Rotating Compost Bin

Belle said I can’t keep buying bags of compost.

So I asked the worms, ‘What’s up with the compost production?’

Worms said, in a thousand tiny but synchronised voices, ‘Who the hell do you think we are? Some hybrid monster sandworms from Arrakis?’

‘Jeez,’ I said. ‘Just asking.’

‘Well,’ they said. ‘You need to lower your expectations. We’ll make our body weight in compost every day but have you seen how skinny we are?’

‘We need more worms,’ I said.

‘We’re on it like a car bonnet,’ they said.

‘You’re having sex in there?’

‘Sex and food – it’s a worm’s world. Three months and you’ll be speaking to two thousand worms.’

So, not much worm compost until their planned population explosion.

I tried to talk to the compost pile but it wouldn’t talk back. Instead, Google told me we’re looking at six months for natural compost heaps to break down into usable compost, which is as good as useless because I’ve got seeds to plant now. Besides, the chickens keep eating everything I put on it.

I felt the need to consult the bible: Moosewood Restaurant Kitchen Garden: Creative Gardening for the Adventurous Cook

The bible said there is a fast composting method (2-4 weeks!) that seems superior in every way to the ‘slow method’, every way but effort:

  1. fast decomposition allows for less leaching of nutrients by rains and snow
  2. it’s ready when you need it (worms take note)
  3. actively decaying organic matter contains more beneficial soil micro-organisms than slowly decaying compost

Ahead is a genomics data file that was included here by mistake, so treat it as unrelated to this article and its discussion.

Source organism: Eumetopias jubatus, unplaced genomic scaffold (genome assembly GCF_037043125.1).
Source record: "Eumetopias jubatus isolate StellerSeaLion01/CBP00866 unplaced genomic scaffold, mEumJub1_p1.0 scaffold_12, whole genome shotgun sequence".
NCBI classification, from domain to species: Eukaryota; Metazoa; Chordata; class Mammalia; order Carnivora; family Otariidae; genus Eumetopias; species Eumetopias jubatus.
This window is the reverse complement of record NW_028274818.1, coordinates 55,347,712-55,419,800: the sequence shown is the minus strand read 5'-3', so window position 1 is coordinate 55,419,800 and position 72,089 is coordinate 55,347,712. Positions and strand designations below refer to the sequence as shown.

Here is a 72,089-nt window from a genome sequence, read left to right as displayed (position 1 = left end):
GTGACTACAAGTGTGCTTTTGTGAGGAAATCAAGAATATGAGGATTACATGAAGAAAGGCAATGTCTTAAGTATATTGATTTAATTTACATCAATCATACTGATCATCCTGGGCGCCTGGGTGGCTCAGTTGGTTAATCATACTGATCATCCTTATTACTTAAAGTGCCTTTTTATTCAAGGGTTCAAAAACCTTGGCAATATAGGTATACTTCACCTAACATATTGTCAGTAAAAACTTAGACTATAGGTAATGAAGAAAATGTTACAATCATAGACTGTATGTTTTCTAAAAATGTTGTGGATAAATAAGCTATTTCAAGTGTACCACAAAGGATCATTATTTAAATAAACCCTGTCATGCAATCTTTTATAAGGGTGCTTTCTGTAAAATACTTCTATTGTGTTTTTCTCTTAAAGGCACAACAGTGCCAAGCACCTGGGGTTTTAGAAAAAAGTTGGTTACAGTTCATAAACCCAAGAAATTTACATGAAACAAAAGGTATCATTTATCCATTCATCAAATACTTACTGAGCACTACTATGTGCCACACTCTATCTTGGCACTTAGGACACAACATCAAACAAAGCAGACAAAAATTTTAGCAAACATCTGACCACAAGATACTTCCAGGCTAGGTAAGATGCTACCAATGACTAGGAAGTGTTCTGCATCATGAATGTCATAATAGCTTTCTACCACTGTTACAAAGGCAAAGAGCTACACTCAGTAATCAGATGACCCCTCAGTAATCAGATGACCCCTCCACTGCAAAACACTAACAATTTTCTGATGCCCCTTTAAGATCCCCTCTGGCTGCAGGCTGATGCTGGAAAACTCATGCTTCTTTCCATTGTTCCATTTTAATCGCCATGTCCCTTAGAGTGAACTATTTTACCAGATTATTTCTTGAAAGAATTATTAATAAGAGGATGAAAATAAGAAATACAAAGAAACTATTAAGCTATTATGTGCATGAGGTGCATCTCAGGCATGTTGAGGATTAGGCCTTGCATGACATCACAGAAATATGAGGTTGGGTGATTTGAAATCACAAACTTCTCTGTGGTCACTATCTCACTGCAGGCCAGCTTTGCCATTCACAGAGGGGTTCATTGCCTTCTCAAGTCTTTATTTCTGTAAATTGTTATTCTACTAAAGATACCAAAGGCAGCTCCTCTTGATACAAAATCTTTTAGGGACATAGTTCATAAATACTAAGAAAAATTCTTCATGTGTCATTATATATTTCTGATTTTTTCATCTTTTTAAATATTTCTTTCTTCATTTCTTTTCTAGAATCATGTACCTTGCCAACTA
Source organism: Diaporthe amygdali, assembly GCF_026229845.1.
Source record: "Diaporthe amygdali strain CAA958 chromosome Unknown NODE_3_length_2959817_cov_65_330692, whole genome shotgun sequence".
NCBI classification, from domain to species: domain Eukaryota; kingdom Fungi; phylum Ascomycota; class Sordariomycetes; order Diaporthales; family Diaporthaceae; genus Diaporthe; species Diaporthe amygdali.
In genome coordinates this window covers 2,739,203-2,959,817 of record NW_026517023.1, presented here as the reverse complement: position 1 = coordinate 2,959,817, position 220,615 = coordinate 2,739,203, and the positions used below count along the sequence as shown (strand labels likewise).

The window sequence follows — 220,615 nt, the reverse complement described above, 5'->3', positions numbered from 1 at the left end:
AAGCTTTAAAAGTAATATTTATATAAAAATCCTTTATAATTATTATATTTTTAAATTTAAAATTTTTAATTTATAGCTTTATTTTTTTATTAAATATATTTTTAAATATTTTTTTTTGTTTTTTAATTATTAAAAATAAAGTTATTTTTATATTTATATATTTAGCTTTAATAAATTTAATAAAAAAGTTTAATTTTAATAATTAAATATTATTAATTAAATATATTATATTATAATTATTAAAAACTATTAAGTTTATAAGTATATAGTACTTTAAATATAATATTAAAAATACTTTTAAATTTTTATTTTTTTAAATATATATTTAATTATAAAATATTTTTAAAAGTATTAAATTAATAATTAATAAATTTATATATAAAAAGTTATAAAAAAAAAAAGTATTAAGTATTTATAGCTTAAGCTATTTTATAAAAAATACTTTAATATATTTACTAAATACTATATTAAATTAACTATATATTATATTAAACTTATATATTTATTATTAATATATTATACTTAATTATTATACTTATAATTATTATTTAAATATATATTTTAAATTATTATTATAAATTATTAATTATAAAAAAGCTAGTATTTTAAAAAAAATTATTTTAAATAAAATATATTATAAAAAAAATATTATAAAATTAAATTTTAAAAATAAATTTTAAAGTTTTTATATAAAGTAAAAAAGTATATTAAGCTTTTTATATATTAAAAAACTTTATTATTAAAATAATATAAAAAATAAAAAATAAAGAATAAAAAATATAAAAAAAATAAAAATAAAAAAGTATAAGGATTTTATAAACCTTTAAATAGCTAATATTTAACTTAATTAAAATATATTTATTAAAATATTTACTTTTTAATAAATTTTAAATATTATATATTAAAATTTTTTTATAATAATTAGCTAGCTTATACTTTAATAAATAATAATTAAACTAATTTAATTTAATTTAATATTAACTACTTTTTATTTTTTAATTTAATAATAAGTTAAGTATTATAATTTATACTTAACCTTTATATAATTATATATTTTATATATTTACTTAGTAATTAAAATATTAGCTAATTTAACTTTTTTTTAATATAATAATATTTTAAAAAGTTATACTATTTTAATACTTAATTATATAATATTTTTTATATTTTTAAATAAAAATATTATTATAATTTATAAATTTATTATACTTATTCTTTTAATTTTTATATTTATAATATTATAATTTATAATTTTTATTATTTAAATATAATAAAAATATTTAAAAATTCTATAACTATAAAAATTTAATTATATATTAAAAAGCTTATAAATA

4. the higher temperatures created destroy many undesirable weed seeds, insect larve and disease germs

The effort is in turning the pile with a fork every three days.

So I asked the tool shed, ‘Where’s the fork?’

And the tool shed didn’t say anything because we don’t have a fork. Remember I’m on a spending clamp-down here, so buying a fork is out of the question.

Back to Google for ideas and I see all these rotating compost bins, most of them selling for $100+. I forage in my garden and find an old bin with a lid, an old strap and an old broom stick.

Luckily the toolshed had a drill.

About half an hour later I had a homemade rotating compost bin two thirds full of old leaves, swimming pool algae (another story), some vegetable waste that I diverted from the worms and some lawn cuttings.

I’ve already gone a little off script because I did a test rotation and then a little later I got excited and rotated it for Belle.

‘Very clever,’ she said.

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